117. Aenghws .i. an Mac óg, 7 Aedh Caom, 7 Cermat 

Mirbel, tri m.eic an Daghdha, meic Ealat/win. Clann 

Diancecht meic Easairg Brie .i. Cu, Ceithen, Cen, 

Miach, Ciach ; Eatan .i. an bainfhile, maihair Coirpre, 

Armed an bainliaigh ; di inghin Diawcecht iaidsidhe. 

Brigit bainfile, ing^n an Daghda ; as aice robatar Fe 

7 Men, da righ-dama»re, diata Femhen ; nair ba seadh 

170 



(CHAPTER X) 

THE GENEALOGY OF SOME OF THE TUATHA DE 
DANANN FURTHER 

115. Miodhar of Bri Leith, son of londa, son of 
Echtach, son of Eatarlamh, son of Ordan, son of 
londae, son of AUdae. Caicher and Nechtan, the two 
sons of Namha, son of Eochaid the Rough, son of Dui 
the Dark, son of Breas, son of Ealathan, son of 
Dealbaoth, son of Ned, son of londae, son of AUdae, 
son of Tai, son of Tabharn. Bodb of the Sid east of 
Feimhen, son of Eochaid the Rough, son of Dui the 
Dark, son of Breas, son of Ealathan, son of Deal- 
baeth. Siughmall, son of Cairbre the Crooked, son 
of Ealcmar, son of Dealbaoth, son of Oghma, son of 
Ealathan, son of Dealbaoith, son of Ned. Aoi, son of 
Ollamh, son of Oghma, son of Ealathan, son of Deal- 
baeth, son of Ned. 

116. The six sons of Dealbaeth, son of Oghma, son 
of Ealathan, son of Dealbaoth, were Fiachna, Ollamh, 
londa, Brian, lucharba, and luchar. The three last 
are the three gods of Danu, as we have said. Deal- 
baeth, whose descendants those are, was called Tuireall. 

117. Oenghus, that is, the Young Son (sic), and Aedh 
the Beautiful, and Cermat Mirbél, the three sons of 
the Daghda, son of Elathan. The children of Diancecht, 
son of Easarg the Speckled, are Cu, Cethen, Cen, 
Miach, Ciach ; Eatan the poetess, mother of Coirbre ; 
Armed the she-leech ; they are the two daughters of 
Diancecht. Brigit the poetess, daughter of the Daghda ; 
hers were Fe and Men, two royal oxen, whence is 

Femhen ; for that was the place of pasture where they 

171 



172 SEANCHAS THÚAITHE DÉ 

ionadh a ngealtaois an mgeaXtradh. hUillenn Faob- 
ardearg mac Caithir, meic Namhat, meic Eachdhach 
GatVbh, meic Duach Teimin, as lais do rochair Manan- 
nan i cath Cuillenw. 

11 8. Boiwd inghen Delbaoth, meic Oghma, meic 
Ealathain. Abhcan mac Biccfealmais, meic Con, meic 
Diancecht, file Logha m.eic Etlenw. Én mac Bicceoin, 
meic Stairn, meic Edleo, m.eic Aldaoi, meic Taitt, meic 
Tabaim, 7 c. 

119. Gach diamair dhana, gach amhainsi ealathan, 
7 gach leire leighis do cuisiw, as ó Thuathaibh De 
Dananw atá a \y\inadh. Agus cia tainicc Creideamh,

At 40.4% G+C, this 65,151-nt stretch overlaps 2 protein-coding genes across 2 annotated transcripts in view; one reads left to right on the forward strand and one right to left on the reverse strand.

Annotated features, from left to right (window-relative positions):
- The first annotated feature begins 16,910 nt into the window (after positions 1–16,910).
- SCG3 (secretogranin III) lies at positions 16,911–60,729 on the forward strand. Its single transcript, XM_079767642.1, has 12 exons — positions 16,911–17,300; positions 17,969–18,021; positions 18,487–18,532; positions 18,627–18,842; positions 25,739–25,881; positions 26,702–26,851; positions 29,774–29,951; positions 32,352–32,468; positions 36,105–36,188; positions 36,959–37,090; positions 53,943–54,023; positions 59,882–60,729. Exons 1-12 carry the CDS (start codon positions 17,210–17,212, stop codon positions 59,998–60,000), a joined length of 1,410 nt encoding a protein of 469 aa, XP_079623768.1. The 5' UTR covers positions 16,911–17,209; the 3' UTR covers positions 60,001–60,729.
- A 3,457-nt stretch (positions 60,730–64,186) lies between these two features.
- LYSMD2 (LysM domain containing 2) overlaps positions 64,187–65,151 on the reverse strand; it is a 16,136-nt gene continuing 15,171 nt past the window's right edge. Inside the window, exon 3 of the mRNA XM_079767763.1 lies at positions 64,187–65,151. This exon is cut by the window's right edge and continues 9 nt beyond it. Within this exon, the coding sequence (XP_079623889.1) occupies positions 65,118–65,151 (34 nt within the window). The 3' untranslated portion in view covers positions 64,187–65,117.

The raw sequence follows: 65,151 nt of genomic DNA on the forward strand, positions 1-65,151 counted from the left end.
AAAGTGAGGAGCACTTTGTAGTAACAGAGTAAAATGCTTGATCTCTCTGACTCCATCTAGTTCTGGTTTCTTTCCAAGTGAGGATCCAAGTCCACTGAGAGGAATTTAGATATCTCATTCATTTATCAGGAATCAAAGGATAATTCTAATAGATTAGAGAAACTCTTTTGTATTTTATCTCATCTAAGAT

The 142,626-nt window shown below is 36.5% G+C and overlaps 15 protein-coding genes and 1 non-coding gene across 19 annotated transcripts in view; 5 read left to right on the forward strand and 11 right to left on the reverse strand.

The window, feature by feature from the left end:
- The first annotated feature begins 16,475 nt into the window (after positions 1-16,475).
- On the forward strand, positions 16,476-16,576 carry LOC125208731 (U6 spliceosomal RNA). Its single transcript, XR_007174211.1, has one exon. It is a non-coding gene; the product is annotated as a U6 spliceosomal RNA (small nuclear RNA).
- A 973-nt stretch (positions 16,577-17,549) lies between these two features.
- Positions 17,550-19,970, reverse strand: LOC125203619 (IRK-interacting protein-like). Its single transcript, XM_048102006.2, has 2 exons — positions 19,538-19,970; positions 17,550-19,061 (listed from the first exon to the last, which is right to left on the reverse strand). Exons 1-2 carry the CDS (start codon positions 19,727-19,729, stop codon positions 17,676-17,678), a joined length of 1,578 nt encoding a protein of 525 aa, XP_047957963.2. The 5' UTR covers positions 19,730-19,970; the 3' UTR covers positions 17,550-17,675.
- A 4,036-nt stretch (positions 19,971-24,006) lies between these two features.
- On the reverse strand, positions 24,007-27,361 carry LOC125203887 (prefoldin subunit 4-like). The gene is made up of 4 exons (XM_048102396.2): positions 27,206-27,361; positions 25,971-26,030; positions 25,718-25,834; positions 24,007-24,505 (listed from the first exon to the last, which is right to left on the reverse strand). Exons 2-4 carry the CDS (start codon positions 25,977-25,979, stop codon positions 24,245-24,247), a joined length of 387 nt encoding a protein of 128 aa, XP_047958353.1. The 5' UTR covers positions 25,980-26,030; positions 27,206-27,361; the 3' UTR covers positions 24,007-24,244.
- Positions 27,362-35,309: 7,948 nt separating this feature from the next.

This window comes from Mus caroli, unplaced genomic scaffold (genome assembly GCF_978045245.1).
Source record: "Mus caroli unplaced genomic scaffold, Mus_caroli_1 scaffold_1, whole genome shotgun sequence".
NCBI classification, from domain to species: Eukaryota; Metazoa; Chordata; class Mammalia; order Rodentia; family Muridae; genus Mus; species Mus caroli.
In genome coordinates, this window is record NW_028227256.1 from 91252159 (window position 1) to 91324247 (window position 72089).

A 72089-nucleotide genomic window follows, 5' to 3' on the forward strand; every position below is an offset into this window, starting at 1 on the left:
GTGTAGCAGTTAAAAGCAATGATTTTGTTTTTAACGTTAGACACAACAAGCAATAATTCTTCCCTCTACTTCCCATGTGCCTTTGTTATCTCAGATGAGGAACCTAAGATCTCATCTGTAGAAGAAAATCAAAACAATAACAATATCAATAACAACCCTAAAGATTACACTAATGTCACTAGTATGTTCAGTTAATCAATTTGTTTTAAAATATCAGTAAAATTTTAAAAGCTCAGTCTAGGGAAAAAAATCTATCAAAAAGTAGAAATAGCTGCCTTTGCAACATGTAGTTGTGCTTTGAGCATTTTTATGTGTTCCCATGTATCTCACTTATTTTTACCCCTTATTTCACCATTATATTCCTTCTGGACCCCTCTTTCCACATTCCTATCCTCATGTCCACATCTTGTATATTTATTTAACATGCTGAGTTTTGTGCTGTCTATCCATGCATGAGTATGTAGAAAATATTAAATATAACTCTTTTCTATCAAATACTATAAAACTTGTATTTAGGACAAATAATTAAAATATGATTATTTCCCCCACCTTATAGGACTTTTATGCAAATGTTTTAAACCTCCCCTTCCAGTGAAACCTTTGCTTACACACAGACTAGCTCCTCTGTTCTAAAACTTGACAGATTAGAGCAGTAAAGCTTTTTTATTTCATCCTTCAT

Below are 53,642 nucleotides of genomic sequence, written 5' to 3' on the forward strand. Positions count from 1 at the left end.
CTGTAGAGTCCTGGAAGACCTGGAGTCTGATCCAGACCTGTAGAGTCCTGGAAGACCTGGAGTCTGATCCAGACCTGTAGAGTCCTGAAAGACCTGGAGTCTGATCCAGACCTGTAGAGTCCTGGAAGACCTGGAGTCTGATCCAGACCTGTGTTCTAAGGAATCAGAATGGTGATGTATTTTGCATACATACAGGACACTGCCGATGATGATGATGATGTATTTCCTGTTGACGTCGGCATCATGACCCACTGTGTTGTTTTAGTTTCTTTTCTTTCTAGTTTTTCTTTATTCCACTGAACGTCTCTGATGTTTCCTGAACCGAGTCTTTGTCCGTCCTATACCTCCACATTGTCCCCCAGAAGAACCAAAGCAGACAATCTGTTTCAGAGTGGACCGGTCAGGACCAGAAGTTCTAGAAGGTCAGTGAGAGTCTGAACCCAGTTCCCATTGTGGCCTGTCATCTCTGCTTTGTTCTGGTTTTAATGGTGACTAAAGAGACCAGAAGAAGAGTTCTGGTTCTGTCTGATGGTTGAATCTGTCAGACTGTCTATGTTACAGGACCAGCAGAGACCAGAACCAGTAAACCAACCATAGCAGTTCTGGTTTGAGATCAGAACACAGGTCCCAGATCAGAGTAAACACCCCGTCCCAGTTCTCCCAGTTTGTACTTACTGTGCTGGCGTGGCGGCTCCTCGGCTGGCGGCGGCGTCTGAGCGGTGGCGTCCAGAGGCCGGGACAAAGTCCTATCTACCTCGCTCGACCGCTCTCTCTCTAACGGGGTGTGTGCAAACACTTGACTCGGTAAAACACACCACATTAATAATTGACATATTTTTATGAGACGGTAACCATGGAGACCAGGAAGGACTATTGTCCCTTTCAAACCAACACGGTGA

ni ro dichuirthe na dana sin, ar it maithe. 

50 120. As do x\occ\iaihh Thúaithi Dé Donann ro ráid- 
headh indso ; Tanaidhe ó M3.o\Conaire cecinit* 

a Tuatha De Donanw fo diamair,^ 
lucht gan com all ccrabhaidh, 
cuileoin an caoille ro chnonaigh,^ 
daoini dfuil-feoil Adaim. 

b Uaisli tall na tuaithe treni, 
lucht na cruaichi críne,* 
iomraidem, san treimsi ataimni, 
a reimsi sa righe. 

c Secht mhliadhna. Nuadait náirsing, 
OS an ccuanairt ccélbinn,^ 
ílaithes an íir ciocair,* cuilíinn, 
re ttiochtain ind En'nn. 

^ gámbaoí diamhair anfhesa co maith, no ará mbiodh an fee 
fía. 

* cuaine feroinn "Erenn iadsomh, 7 taimic 7 ro crionaddh a reimeas. 

* indeachaidh críne no caithemh ina nairechus. Croch .i. ard 
no aireghdha. 

* ós buidnibh úaisle na ndea ba binn erlabra. 
' cen cair. 

* The words " Tanaidhe . . . cecinit " added in later hand. 



GENEALOGY OF THE TUATHA DE 173 

used to be pastured. Uillenw Red-edge, son of Caicher, 
son of Namha, son of Eochaid the Rough, son of Dui 
the Dark, by him fell Manannan in the battle of 
CuilHu. 

118. Boind the daughter of Dealbaeth, son of Oghma, 
son of Ealathan. Abhcan, son of Biccfealmhas, son 
of Cu, son of Diancecht, poet of Lugh, son of Ethliu. 
En, son of Biccén, son of Starn, son of Edleo, son of 
Alldae, son of Tai, son of Tabarn, etc. 

119. Every secret of art, every subtlety of know- 
ledge, and every diligence of healing that exists, from 
the Tuatha De Danann had their origin. And although 
the Faith came, these arts were not driven out, for 
they are good. 

120. Of the kings of the Tuatha De Danann was 
this said ; Tanaidhe O Maoil-Chonaire composed it — 

a The Tuatha De Danann under mystery, 
a people without performance of religion, 
whelps of the portion that has withered, 
people of the flesh and blood of Adam. 

b Nobles yonder of the strong race, 
people of the withered stack, 
let us declare, in the time in which we are, 
their period and their kingdom. 

c Seven years of Nuadha, noble and slender, 
over the troop of tuneful sense, 
was the princedom of the man clever, fairhaired, 
before their coming to Ireland. 

* who used to have the occultism of ill-knowledge well, or who 
used to have magic darkness. 

^ troops of the land of Ireland are they, and their space of time 
came to an end and grew old. 

3 on which went old age or wasting in their princedom. 
Crock is " high " or " princely." 

* over the noble troops of the gods who were melodious of speech. 
» without fault. 



174 SEANCHAS THÚAITHE DÉ 

d A Muigh Tuivedh truim co ttrucha, 
go ffarccaib cuing catha,^ 
do chosnamaidh ban an betha 
ro leodh ^ a lam fhlatha. 

e Secht mhliadhna. Breisi, nir bánfhad,' 
tre deisi don duanabb ; * 
a fflaithiws ior an cclar ccnobocc,* 
gor hiocadh lam Nuadatt. 

f Nuadha ier sin fiche hUadhan 
nice sithe for sluaghai/t ; ^ 
CO Lugh lionndighach do no^hadh ' 
'loldanach ^ gan fuaraiA. 

g Cethracha do Lugh, ba lomda,* 
i righi OS Bnigh Banba ; 
ni ranaic nocht-colba nemdha ; ^°